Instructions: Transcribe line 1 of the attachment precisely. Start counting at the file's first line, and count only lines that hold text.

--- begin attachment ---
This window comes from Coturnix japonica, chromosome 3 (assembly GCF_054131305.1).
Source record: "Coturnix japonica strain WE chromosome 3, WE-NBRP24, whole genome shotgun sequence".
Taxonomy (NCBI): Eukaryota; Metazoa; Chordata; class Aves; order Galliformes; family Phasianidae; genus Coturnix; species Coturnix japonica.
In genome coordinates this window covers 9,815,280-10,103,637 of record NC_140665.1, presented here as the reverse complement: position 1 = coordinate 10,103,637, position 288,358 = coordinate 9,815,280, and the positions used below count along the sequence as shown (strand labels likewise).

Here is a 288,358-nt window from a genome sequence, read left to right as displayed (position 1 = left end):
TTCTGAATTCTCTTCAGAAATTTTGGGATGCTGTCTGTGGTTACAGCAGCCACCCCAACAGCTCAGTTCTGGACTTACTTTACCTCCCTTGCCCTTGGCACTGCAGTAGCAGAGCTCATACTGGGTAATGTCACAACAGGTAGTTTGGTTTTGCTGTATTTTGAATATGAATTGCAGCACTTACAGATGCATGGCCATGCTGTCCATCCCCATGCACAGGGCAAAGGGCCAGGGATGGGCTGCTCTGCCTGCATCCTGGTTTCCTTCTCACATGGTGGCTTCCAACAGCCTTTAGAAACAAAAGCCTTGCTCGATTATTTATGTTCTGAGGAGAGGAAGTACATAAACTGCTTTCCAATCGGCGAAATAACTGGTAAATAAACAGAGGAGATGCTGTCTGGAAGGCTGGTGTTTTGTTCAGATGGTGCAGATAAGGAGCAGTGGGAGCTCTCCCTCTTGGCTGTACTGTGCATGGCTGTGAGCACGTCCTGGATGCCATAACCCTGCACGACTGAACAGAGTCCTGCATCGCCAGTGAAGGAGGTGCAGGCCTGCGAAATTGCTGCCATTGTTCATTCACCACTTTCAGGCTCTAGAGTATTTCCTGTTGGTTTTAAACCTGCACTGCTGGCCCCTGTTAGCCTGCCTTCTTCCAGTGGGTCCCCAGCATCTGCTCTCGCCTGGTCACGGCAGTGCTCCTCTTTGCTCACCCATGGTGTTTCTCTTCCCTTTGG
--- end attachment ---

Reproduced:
This window comes from Coturnix japonica, chromosome 3 (assembly GCF_054131305.1).